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* Being a deconstruction of the FightingSeries PlayedForLaughs, MutekiKanbanMusume Played ''Manga/MutekiKanbanMusume'' played this trope so straight it could be a parody at episode 2B: Kankuro and Miki are less than ten meters apart before their fight. Then Kankuro begins to run towards Miki to attack her, and [[CallingYourAttacks he manages to imitate the voice over of a local train before fighting]]. Miki stays immobile while [[ToThePain she begins to imitate the voiceover of a bullet train]] and adopts an AssKickingPose. Then she begins to run towards Kankuro. [[CombatCommentator Akihiko desperately cries to Kankuro to stop]]. Kankuro manages to answer that [[UpToEleven he will increase the power]]. [[InactionSequence Miki and Kankuro take one minute and ten seconds running into themselves a distance of less than ten meters]]. [[RuleOfCool And itís epic]].


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epic]].

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5th Jan '16 8:32:57 PM Willbyr
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** Much less {{egregious}} in the remake, ''DragonballKai'', though it still has its share of monologues. The amount of pointless chattering removed is truly amazing.

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** Much less {{egregious}} in the remake, ''DragonballKai'', ''Anime/DragonballKai'', though it still has its share of monologues. The amount of pointless chattering removed is truly amazing.
17th Dec '15 5:48:32 AM VPhantom
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* The all-time king of this sort of time-filler is the anime of ''Anime/DragonBallZ'' (or in some circles "[[FanNickname Drag-On Ball]]"), where a single fight scene can last upwards of five episodes ''before the first punch is thrown''. It was one of the earliest examples of this trope, as the rule was to make each episode match one chapter of the manga. To their credit, they did sometimes engage in LampshadeHanging, such as when Goku tries to emulate the silly pose of his opponent, and points out that it looks cool, but offers no tactical advantage. As the joke goes: "How many ''Dragonball Z'' characters does it take to change a light bulb? One, but it takes him six episodes to do it." And that's if it's just a minor event. If changing a lightbulb is a major plot point, it will take half the cast, an entire season, and at least two wishes on the Dragonballs. These examples were mostly due to Filler, as the original manga was a lot faster paced.

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* The all-time king of this sort of time-filler is the anime of ''Anime/DragonBallZ'' (or in some circles "[[FanNickname Drag-On Ball]]"), Ball Z]]"), where a single fight scene can last upwards of five episodes ''before the first punch is thrown''. It was one of the earliest examples of this trope, as the rule was to make each episode match one chapter of the manga. To their credit, they did sometimes engage in LampshadeHanging, such as when Goku tries to emulate the silly pose of his opponent, and points out that it looks cool, but offers no tactical advantage. As the joke goes: "How many ''Dragonball Z'' characters does it take to change a light bulb? One, but it takes him six episodes to do it." And that's if it's just a minor event. If changing a lightbulb is a major plot point, it will take half the cast, an entire season, and at least two wishes on the Dragonballs. These examples were mostly due to Filler, as the original manga was a lot faster paced.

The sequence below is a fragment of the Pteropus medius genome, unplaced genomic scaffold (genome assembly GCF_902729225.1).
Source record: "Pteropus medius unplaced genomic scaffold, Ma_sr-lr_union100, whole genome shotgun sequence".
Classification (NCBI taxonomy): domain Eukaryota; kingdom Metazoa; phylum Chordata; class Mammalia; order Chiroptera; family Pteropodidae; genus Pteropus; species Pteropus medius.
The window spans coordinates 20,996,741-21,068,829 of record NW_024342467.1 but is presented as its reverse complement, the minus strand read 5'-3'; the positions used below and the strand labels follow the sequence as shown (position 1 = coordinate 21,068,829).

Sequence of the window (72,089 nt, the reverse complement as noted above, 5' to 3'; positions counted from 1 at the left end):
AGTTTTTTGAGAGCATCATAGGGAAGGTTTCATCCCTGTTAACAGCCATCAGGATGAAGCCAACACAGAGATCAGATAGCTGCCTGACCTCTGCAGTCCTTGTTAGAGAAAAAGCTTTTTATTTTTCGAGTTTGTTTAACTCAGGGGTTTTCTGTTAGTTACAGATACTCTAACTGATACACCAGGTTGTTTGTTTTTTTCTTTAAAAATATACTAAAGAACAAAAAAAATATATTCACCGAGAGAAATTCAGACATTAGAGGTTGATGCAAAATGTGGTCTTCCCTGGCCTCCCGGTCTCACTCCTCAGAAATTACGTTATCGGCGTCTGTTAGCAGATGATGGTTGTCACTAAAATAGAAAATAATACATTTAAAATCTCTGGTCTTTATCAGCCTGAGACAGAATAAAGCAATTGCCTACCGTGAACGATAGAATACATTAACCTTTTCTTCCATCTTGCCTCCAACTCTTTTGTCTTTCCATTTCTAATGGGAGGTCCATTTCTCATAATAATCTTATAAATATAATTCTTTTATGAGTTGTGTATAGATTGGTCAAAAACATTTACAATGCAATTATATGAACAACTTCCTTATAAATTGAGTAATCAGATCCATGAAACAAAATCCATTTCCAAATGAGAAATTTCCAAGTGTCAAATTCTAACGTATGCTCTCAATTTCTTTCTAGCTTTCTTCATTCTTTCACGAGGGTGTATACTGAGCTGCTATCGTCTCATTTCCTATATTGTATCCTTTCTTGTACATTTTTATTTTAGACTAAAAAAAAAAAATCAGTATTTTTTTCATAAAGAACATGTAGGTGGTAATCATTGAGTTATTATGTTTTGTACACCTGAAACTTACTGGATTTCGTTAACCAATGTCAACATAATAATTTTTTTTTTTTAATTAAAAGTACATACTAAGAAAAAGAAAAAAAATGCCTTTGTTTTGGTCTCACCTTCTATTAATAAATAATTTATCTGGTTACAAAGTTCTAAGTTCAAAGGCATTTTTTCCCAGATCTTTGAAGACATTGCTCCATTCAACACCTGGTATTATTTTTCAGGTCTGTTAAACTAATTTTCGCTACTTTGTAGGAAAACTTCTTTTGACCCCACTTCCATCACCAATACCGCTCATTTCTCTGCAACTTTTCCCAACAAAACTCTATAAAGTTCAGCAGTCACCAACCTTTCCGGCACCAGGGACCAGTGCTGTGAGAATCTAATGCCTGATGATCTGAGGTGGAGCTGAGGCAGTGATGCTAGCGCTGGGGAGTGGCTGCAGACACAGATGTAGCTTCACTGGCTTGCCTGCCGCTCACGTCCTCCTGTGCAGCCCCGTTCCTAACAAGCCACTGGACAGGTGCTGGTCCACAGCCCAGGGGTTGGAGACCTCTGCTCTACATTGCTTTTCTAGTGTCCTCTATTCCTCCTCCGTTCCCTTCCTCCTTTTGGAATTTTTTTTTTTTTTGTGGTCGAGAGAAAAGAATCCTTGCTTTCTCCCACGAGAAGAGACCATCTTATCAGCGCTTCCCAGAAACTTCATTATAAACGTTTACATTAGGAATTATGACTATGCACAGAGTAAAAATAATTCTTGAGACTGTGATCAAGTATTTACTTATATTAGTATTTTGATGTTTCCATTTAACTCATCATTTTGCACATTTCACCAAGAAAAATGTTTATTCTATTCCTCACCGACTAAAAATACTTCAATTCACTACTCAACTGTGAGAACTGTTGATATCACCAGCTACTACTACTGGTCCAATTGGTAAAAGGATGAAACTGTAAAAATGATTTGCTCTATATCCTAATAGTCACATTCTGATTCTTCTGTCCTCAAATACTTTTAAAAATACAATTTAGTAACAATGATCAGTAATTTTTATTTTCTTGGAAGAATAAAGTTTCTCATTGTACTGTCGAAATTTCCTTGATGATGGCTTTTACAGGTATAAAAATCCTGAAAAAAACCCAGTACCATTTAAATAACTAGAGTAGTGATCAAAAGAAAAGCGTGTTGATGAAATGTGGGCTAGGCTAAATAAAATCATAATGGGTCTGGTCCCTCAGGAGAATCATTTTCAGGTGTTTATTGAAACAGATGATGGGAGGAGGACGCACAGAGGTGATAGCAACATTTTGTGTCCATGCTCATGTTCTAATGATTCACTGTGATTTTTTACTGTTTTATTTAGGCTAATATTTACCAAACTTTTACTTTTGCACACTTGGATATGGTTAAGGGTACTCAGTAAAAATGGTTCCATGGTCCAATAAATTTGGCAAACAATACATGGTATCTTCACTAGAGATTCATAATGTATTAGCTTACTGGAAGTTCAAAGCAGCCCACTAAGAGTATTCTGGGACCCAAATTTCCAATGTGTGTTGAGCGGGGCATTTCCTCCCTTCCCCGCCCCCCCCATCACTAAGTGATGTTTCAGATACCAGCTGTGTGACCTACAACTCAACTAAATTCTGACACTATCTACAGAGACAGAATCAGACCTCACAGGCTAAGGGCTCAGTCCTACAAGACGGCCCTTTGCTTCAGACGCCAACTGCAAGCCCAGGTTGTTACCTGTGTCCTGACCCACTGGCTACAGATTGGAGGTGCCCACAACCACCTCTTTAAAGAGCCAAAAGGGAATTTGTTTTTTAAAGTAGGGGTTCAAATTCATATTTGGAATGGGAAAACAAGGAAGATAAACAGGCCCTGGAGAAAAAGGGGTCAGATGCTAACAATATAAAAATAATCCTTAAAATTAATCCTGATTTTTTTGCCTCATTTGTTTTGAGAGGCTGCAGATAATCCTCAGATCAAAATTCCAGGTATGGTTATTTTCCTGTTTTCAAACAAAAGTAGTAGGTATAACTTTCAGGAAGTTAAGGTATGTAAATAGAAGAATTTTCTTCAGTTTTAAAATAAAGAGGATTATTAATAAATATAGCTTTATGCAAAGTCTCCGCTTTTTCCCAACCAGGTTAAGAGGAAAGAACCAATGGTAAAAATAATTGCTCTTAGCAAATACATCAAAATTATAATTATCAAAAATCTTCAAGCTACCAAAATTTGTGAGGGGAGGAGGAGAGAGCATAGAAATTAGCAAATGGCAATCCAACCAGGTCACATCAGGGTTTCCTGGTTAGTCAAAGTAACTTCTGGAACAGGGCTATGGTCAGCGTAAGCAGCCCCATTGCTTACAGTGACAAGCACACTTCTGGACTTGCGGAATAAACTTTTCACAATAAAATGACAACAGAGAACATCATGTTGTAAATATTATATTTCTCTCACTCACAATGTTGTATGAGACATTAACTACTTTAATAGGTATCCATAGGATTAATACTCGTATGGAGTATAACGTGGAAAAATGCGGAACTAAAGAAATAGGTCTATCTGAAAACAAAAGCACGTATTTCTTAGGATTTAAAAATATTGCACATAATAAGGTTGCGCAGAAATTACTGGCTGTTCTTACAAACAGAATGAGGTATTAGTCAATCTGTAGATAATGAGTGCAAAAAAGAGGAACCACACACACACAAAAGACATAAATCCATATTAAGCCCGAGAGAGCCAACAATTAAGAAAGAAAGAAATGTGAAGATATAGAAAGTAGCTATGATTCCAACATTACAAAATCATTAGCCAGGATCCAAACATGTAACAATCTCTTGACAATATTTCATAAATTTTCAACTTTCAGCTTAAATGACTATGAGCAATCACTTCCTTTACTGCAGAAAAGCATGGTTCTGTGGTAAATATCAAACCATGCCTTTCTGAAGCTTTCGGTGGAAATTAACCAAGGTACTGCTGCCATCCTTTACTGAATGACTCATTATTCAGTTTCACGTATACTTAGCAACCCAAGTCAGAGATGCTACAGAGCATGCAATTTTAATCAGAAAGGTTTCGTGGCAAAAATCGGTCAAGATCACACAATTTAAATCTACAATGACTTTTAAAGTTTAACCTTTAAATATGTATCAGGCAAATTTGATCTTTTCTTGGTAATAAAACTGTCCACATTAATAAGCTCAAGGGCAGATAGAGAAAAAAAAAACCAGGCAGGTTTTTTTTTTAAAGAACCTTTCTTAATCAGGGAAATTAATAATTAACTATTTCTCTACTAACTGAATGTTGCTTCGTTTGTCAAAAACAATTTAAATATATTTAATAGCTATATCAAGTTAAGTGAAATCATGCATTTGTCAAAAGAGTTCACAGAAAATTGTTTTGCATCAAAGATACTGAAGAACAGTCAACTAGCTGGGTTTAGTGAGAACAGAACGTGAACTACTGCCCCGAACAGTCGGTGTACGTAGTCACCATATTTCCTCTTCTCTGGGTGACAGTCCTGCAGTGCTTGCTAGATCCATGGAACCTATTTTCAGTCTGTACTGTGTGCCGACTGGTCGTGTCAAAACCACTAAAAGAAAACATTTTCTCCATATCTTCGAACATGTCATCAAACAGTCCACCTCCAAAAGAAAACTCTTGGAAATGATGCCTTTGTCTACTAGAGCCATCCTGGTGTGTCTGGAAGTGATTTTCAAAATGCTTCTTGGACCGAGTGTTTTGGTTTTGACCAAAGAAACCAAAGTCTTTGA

17th Dec '15 5:48:13 AM VPhantom
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-->-- A common [[LightBulbJoke joke]] among DragonBallZ fandom

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-->-- A common [[LightBulbJoke joke]] among DragonBallZ Anime/DragonBallZ fandom



* The all-time king of this sort of time-filler is the anime of ''{{Dragonball}}'' (or in some circles "[[FanNickname Drag-On Ball]]"), where a single fight scene can last upwards of five episodes ''before the first punch is thrown''. It was one of the earliest examples of this trope, as the rule was to make each episode match one chapter of the manga. To their credit, they did sometimes engage in LampshadeHanging, such as when Goku tries to emulate the silly pose of his opponent, and points out that it looks cool, but offers no tactical advantage. As the joke goes: "How many ''Dragonball Z'' characters does it take to change a light bulb? One, but it takes him six episodes to do it." And that's if it's just a minor event. If changing a lightbulb is a major plot point, it will take half the cast, an entire season, and at least two wishes on the Dragonballs. These examples were mostly due to Filler, as the original manga was a lot faster paced.

to:

* The all-time king of this sort of time-filler is the anime of ''{{Dragonball}}'' ''Anime/DragonBallZ'' (or in some circles "[[FanNickname Drag-On Ball]]"), where a single fight scene can last upwards of five episodes ''before the first punch is thrown''. It was one of the earliest examples of this trope, as the rule was to make each episode match one chapter of the manga. To their credit, they did sometimes engage in LampshadeHanging, such as when Goku tries to emulate the silly pose of his opponent, and points out that it looks cool, but offers no tactical advantage. As the joke goes: "How many ''Dragonball Z'' characters does it take to change a light bulb? One, but it takes him six episodes to do it." And that's if it's just a minor event. If changing a lightbulb is a major plot point, it will take half the cast, an entire season, and at least two wishes on the Dragonballs. These examples were mostly due to Filler, as the original manga was a lot faster paced.
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http://tvtropes.org/pmwiki/article_history.php?article=Main.InactionSequence